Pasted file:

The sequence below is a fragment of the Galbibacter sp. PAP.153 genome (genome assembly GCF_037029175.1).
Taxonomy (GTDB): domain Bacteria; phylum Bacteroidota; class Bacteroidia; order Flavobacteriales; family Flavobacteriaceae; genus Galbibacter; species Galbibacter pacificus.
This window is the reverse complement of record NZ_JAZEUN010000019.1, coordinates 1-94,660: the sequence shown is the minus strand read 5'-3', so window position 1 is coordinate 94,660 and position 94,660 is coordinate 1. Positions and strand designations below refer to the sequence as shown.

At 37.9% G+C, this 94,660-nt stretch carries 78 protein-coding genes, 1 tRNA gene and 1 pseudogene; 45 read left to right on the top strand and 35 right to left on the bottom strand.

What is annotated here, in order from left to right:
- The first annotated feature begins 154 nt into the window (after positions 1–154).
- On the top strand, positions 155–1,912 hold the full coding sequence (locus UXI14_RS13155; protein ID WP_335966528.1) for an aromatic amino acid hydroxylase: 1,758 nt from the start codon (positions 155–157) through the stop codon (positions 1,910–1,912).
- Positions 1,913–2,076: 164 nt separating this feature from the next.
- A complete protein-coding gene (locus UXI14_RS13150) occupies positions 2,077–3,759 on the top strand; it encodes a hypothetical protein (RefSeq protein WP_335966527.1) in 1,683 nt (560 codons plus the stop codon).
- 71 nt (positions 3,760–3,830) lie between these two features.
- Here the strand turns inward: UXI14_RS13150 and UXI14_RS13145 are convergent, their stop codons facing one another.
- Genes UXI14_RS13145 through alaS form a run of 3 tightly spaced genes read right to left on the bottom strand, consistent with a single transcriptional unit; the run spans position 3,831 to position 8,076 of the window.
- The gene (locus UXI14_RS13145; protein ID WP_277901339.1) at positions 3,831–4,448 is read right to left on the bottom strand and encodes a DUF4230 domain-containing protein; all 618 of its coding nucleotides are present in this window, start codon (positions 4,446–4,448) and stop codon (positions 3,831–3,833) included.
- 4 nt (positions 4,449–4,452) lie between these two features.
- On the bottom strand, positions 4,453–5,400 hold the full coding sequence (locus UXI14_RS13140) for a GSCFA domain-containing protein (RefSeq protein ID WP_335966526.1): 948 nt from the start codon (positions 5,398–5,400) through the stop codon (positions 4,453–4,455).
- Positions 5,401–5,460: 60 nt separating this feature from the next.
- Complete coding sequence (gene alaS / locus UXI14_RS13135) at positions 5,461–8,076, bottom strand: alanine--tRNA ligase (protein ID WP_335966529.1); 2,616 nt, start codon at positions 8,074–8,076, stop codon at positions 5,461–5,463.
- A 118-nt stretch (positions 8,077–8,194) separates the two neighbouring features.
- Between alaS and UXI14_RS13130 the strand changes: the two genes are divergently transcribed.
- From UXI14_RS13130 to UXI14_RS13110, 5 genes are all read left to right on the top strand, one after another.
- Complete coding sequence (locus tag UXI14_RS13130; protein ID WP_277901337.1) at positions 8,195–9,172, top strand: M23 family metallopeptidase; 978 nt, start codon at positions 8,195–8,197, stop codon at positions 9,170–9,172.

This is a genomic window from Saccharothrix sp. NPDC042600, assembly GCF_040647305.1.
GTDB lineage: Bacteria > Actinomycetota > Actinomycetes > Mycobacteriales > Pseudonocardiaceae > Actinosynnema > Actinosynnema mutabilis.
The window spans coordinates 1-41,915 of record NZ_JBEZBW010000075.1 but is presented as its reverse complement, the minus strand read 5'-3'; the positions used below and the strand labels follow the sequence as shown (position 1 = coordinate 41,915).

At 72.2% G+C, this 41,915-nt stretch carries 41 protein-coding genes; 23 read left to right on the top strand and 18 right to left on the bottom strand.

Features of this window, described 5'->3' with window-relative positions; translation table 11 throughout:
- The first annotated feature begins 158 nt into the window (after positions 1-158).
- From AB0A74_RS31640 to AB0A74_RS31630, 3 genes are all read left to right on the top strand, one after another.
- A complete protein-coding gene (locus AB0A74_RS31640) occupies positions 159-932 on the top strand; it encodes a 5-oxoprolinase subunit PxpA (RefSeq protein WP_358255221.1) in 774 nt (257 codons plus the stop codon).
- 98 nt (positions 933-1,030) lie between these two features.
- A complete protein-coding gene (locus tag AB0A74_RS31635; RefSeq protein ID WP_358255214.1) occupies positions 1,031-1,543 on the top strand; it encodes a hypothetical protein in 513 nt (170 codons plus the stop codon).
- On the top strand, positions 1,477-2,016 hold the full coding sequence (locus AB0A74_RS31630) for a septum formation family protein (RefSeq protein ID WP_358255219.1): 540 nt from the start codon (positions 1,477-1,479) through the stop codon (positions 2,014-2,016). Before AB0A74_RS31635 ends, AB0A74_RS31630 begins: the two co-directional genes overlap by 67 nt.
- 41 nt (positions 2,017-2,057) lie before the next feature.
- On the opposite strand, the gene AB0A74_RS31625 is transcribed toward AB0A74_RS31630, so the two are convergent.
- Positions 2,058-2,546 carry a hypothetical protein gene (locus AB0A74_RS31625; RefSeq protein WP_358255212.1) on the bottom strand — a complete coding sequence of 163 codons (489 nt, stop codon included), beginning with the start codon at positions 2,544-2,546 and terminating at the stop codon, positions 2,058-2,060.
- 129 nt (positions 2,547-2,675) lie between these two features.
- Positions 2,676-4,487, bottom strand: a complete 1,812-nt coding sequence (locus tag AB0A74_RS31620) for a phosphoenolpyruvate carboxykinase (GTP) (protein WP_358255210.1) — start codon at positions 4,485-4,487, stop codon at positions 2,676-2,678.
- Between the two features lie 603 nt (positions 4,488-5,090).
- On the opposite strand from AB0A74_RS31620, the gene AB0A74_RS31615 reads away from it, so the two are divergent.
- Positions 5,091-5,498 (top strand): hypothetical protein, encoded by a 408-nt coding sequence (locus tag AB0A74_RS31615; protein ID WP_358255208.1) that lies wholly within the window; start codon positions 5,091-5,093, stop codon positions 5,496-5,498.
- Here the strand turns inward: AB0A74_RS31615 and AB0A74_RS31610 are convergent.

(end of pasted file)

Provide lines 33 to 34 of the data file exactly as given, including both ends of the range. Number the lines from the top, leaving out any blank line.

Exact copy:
- 41 nt (positions 2,017-2,057) lie before the next feature.
- On the opposite strand, the gene AB0A74_RS31625 is transcribed toward AB0A74_RS31630, so the two are convergent.